The state of Georgia has executed an inmate on death row for murder. However, this execution was insulting and ironic.

Execution in Georgia state prison

Convicted murderer, J.W. Ledford, 45, was executed at 1:17 a.m. Wednesday morning at the state prison in Jackson, GA. When officials asked Ledford if he cared to make a final statement he grinned.

"What we have here is a failure to communicate. Some men you just can't reach," said Ledford. "I am not the failure. You are the failure to communicate.” he continued, a quote from the 1967 film “Cool Hand Luke”.

The microphone was shut off while Ledford continued to talk, so what was said is unknown. According to witnesses, Ledford closed his eyes, took a few deep breaths, and was suddenly still.

What did Ledford do?

Ledford was incarcerated in 1992 after murdering his neighbor, Dr. Harry Johnson, 73 .

Ledford told authorities that he went to Johnston's residence on Jan. 31, 1992 to ask for a ride to the store. Johnson faulted him for stealing and smacked him. Ledford pulled out a knife and stabbed Johnston twice in the neck, resulting in his death.

Ledford dragged Johnston’s deceased body to another part of the property to cover it. Ledford then went into Johnston's home and threatened Johnston’s wife with the same knife he just used to murder her husband.

He demanded money, and made off with cash and four guns. Later in the day Ledford was caught and arrested.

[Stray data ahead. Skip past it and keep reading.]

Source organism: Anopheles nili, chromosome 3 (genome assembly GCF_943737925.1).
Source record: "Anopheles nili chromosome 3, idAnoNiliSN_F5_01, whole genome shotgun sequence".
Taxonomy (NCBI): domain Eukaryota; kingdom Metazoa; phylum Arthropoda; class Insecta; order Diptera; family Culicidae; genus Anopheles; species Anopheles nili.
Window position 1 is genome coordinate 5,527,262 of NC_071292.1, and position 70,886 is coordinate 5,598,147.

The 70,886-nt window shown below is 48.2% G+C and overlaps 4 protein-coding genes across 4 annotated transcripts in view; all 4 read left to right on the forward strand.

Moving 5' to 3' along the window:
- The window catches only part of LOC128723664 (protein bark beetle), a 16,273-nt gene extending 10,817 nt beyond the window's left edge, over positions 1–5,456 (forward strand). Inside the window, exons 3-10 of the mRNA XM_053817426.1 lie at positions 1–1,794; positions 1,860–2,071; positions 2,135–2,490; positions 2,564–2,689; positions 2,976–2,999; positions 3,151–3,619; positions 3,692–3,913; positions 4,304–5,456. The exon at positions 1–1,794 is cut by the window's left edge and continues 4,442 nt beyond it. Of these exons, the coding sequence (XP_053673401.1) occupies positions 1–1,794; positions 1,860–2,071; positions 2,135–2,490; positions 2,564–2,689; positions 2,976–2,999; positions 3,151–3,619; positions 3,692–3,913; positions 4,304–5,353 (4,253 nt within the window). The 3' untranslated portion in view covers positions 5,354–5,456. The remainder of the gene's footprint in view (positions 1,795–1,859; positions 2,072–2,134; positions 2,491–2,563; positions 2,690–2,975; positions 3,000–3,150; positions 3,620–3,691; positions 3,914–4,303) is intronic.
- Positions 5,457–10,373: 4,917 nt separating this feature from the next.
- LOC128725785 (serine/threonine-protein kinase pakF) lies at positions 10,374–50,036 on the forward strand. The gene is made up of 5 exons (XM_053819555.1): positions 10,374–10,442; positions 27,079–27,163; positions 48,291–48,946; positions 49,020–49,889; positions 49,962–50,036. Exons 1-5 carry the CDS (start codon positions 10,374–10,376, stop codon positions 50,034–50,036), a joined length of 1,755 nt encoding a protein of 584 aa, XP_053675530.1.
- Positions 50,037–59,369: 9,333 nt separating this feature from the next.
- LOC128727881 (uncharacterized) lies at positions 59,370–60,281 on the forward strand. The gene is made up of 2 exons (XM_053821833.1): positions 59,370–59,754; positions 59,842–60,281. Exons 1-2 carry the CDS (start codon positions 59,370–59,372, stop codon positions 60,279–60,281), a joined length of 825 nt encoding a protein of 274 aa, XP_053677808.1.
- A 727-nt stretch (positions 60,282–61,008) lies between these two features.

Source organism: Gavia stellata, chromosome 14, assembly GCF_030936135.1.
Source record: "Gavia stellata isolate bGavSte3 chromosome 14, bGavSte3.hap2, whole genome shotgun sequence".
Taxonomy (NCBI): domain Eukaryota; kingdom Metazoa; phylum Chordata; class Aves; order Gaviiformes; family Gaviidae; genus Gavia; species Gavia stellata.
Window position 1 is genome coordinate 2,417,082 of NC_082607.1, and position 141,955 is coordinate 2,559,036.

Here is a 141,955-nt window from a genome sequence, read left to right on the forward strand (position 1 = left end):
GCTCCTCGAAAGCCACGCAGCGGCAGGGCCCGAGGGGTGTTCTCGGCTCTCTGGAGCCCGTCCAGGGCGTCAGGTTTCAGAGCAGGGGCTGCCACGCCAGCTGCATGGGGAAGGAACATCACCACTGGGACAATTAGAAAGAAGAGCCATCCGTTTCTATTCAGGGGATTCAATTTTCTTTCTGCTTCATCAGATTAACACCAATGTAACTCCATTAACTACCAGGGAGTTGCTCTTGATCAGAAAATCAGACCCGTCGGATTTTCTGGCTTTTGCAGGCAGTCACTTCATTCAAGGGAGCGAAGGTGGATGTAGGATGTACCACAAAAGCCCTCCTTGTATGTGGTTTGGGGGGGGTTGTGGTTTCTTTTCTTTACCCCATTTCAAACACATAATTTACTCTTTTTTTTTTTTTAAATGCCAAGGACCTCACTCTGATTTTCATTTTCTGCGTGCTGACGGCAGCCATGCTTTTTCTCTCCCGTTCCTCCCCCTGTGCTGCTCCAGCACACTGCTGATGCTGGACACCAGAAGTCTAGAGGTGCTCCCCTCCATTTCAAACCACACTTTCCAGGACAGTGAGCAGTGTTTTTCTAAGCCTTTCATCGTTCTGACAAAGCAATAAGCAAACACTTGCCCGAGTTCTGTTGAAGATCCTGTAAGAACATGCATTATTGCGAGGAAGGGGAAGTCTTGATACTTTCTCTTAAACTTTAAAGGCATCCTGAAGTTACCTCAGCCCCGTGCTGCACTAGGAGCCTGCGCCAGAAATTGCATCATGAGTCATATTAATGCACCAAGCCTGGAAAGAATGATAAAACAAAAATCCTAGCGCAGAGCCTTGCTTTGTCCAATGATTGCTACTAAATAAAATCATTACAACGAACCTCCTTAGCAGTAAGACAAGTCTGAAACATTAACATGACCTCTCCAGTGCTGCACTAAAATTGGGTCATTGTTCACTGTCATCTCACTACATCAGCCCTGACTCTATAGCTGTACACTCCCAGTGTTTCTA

Requesting clemency

Ledford’s attorneys requested clemency from the parole board claiming a history of substance abuse, intellectual disability, and a rough childhood. After a hearing on Monday, the parole board declined the request with no reason given.

Ledford's attorneys requested a firing squad be used as means of execution instead of Lethal Injection, their argument, lethal injection would be too painful due to the changes in his brain chemistry from the drug Ledford was on for chronic nerve pain. Ledford’s attorneys stated that lethal injection would infringe the proscription against cruel and unusual punishment protected in the Eight Amendment.

The notion was appealed to the U.S. Supreme Court, which rejected it and demanded the execution be carried on as planned.

Since 2016, the state of Georgia has executed nine inmates, a record since the resuming of the death penalty 40 years ago. However, Arkansas is not far behind with a goal to execute eight inmates in 11 days.